Glen Albyn distillery was a Scottish whisky distillery located in the city of Inverness, in the north of Scotland. Founded in 1844, the distillery operated until 1983 when it was closed due to economic difficulties.
The distillery was situated in a prime location, close to the Caledonian Canal and Inverness Harbour, which facilitated the transportation of raw materials and the export of the finished product. The water used in the production of Glen Albyn whisky was drawn from the nearby River Ness, which is known for its purity and freshness. Glen Albyn was notable for its uniquely shaped worm tubs, which were shaped into the letter D with the flat side down to cool the spirit quickly. It was also one of the first distilleries to introduce Saladin box maltings, along with its neighbor, Glen Mhor.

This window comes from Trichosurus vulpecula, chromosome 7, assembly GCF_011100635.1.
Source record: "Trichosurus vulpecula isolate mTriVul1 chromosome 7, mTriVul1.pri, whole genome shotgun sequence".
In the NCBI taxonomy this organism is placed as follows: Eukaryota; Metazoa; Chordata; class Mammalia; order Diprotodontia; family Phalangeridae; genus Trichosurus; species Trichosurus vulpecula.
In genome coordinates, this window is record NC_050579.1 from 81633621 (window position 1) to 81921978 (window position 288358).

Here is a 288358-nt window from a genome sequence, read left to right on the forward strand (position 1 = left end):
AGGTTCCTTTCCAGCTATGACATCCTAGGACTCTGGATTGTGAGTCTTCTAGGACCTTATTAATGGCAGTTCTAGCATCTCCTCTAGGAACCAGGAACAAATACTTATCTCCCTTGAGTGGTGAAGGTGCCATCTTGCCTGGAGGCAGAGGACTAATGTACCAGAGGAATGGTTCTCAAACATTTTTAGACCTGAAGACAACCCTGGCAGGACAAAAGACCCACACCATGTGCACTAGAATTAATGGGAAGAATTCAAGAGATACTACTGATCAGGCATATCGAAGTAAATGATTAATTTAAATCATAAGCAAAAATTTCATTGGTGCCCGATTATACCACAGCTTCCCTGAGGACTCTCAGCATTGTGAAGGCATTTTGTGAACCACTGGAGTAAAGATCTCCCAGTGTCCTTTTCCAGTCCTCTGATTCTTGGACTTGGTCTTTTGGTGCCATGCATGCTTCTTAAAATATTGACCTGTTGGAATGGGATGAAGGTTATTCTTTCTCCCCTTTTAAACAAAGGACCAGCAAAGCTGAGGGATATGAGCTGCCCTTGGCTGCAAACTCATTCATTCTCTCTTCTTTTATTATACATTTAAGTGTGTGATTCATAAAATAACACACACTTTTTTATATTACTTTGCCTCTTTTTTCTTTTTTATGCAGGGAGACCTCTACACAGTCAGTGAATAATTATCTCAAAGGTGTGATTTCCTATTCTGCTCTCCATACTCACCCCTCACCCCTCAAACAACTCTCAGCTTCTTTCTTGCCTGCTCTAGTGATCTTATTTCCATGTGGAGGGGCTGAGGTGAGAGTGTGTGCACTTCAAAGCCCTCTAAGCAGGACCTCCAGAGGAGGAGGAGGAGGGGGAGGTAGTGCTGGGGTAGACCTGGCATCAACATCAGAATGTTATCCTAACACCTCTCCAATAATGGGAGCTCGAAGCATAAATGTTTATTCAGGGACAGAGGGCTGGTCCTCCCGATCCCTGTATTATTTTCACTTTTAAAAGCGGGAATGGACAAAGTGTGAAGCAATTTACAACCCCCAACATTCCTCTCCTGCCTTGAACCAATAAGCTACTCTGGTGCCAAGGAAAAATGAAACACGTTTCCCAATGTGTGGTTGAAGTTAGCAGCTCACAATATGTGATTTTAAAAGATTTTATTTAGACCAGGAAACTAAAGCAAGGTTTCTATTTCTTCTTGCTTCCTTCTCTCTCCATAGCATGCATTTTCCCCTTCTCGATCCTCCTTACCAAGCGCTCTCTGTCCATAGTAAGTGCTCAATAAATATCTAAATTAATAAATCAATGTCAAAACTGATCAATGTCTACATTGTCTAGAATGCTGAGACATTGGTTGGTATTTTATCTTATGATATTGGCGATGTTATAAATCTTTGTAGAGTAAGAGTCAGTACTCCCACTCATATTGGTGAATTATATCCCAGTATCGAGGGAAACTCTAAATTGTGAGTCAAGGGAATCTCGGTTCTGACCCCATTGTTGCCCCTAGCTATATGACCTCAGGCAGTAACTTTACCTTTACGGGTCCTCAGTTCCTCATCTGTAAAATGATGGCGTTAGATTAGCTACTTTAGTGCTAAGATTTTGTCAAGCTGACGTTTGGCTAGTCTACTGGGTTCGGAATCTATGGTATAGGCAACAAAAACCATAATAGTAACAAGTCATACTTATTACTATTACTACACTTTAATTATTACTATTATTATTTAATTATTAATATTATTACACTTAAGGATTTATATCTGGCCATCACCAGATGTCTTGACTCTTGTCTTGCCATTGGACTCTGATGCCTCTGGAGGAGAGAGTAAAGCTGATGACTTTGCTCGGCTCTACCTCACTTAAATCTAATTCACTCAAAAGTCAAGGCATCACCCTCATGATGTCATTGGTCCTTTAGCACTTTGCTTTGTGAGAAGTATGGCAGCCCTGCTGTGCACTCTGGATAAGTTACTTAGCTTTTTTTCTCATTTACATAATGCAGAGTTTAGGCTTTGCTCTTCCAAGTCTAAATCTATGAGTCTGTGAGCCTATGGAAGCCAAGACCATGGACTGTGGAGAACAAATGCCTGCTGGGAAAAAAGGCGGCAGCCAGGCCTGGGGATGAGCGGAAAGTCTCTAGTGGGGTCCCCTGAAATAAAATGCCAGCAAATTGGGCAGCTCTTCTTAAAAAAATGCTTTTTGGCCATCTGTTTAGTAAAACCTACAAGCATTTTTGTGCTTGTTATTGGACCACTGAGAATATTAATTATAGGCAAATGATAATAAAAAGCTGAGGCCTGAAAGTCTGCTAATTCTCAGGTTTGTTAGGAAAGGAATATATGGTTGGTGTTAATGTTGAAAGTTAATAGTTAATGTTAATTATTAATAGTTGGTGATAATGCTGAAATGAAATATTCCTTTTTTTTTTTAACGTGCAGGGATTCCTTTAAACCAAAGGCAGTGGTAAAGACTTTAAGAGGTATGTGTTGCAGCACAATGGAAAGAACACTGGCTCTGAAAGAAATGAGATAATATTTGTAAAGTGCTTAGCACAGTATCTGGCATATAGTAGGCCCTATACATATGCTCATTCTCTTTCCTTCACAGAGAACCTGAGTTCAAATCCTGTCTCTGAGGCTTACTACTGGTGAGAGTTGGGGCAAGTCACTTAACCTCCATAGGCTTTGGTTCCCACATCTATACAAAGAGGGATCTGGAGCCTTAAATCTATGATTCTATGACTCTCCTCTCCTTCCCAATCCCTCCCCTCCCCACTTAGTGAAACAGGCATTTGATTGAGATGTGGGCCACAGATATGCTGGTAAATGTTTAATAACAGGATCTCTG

Glen Albyn whisky was highly regarded for its delicate, fruity character and smooth finish. The distillery produced a range of single malt whiskies, aged for varying lengths of time in oak casks, as well as a number of blended whiskies.
Although the distillery is no longer in operation, its legacy lives on in the form of rare and highly sought-after bottles of Glen Albyn whisky. A handful of independent bottlings also exist though have become exceedingly rare.